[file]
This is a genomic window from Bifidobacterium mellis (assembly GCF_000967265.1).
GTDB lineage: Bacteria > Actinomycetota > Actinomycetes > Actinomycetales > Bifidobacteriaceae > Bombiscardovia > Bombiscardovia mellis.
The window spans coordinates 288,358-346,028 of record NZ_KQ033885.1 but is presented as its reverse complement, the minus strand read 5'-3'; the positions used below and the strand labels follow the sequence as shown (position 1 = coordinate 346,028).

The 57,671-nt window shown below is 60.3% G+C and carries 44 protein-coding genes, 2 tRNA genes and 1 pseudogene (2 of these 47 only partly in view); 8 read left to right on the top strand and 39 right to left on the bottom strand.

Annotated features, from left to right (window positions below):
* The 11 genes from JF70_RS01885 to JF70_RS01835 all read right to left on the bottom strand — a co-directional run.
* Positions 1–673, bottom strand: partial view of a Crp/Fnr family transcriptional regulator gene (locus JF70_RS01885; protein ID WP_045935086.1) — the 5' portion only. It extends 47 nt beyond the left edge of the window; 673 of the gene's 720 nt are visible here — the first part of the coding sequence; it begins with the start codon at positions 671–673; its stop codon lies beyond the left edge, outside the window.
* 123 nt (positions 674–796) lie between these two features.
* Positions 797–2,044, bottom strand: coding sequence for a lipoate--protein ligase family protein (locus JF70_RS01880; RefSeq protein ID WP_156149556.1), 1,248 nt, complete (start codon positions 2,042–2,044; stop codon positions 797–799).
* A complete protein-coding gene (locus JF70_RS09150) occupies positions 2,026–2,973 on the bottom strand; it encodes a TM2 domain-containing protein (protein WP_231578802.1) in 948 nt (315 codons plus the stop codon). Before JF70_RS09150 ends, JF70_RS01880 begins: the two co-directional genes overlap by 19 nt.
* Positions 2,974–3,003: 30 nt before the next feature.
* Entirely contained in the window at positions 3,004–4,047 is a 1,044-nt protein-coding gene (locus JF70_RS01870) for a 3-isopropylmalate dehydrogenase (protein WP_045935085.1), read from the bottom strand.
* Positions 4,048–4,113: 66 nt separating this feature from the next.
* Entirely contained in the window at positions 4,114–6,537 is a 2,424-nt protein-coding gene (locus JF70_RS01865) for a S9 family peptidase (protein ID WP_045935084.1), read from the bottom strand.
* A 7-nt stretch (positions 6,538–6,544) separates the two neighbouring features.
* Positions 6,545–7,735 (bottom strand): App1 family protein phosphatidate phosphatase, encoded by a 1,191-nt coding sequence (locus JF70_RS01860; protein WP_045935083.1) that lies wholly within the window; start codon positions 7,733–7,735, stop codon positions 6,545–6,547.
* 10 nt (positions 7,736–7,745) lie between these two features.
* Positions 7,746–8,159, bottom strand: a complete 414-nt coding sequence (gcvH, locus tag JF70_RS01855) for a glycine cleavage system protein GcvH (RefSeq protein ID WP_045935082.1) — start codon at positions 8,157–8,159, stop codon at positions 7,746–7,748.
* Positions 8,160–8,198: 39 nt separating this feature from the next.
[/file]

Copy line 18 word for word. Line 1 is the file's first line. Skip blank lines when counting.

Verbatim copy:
* Positions 7,746–8,159, bottom strand: a complete 414-nt coding sequence (gcvH, locus tag JF70_RS01855) for a glycine cleavage system protein GcvH (RefSeq protein ID WP_045935082.1) — start codon at positions 8,157–8,159, stop codon at positions 7,746–7,748.